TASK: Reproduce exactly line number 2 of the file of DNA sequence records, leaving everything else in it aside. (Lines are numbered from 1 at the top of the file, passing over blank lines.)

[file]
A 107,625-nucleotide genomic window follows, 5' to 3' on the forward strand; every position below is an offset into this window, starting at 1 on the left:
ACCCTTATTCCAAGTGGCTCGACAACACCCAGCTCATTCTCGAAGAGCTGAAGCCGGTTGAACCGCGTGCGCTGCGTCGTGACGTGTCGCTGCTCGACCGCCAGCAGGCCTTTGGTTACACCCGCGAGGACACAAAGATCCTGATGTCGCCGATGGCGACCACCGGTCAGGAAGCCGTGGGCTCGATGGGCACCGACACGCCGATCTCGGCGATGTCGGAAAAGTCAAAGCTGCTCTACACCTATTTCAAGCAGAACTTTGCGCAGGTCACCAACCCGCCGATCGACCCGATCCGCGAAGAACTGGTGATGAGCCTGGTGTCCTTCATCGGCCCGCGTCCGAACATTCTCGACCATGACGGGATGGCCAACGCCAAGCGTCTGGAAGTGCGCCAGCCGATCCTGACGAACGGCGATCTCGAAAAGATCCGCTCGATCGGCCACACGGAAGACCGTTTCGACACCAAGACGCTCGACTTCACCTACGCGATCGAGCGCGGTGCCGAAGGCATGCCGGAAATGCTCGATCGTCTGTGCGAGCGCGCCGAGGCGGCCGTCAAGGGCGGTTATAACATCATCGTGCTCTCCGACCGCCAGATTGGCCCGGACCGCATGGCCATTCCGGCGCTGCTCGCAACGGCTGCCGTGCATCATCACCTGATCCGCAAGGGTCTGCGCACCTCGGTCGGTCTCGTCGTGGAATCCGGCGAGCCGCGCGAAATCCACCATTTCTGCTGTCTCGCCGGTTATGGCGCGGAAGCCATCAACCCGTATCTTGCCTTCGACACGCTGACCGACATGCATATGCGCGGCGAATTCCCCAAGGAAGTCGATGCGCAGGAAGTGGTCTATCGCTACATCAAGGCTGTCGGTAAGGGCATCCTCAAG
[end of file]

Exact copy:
ACCCTTATTCCAAGTGGCTCGACAACACCCAGCTCATTCTCGAAGAGCTGAAGCCGGTTGAACCGCGTGCGCTGCGTCGTGACGTGTCGCTGCTCGACCGCCAGCAGGCCTTTGGTTACACCCGCGAGGACACAAAGATCCTGATGTCGCCGATGGCGACCACCGGTCAGGAAGCCGTGGGCTCGATGGGCACCGACACGCCGATCTCGGCGATGTCGGAAAAGTCAAAGCTGCTCTACACCTATTTCAAGCAGAACTTTGCGCAGGTCACCAACCCGCCGATCGACCCGATCCGCGAAGAACTGGTGATGAGCCTGGTGTCCTTCATCGGCCCGCGTCCGAACATTCTCGACCATGACGGGATGGCCAACGCCAAGCGTCTGGAAGTGCGCCAGCCGATCCTGACGAACGGCGATCTCGAAAAGATCCGCTCGATCGGCCACACGGAAGACCGTTTCGACACCAAGACGCTCGACTTCACCTACGCGATCGAGCGCGGTGCCGAAGGCATGCCGGAAATGCTCGATCGTCTGTGCGAGCGCGCCGAGGCGGCCGTCAAGGGCGGTTATAACATCATCGTGCTCTCCGACCGCCAGATTGGCCCGGACCGCATGGCCATTCCGGCGCTGCTCGCAACGGCTGCCGTGCATCATCACCTGATCCGCAAGGGTCTGCGCACCTCGGTCGGTCTCGTCGTGGAATCCGGCGAGCCGCGCGAAATCCACCATTTCTGCTGTCTCGCCGGTTATGGCGCGGAAGCCATCAACCCGTATCTTGCCTTCGACACGCTGACCGACATGCATATGCGCGGCGAATTCCCCAAGGAAGTCGATGCGCAGGAAGTGGTCTATCGCTACATCAAGGCTGTCGGTAAGGGCATCCTCAAG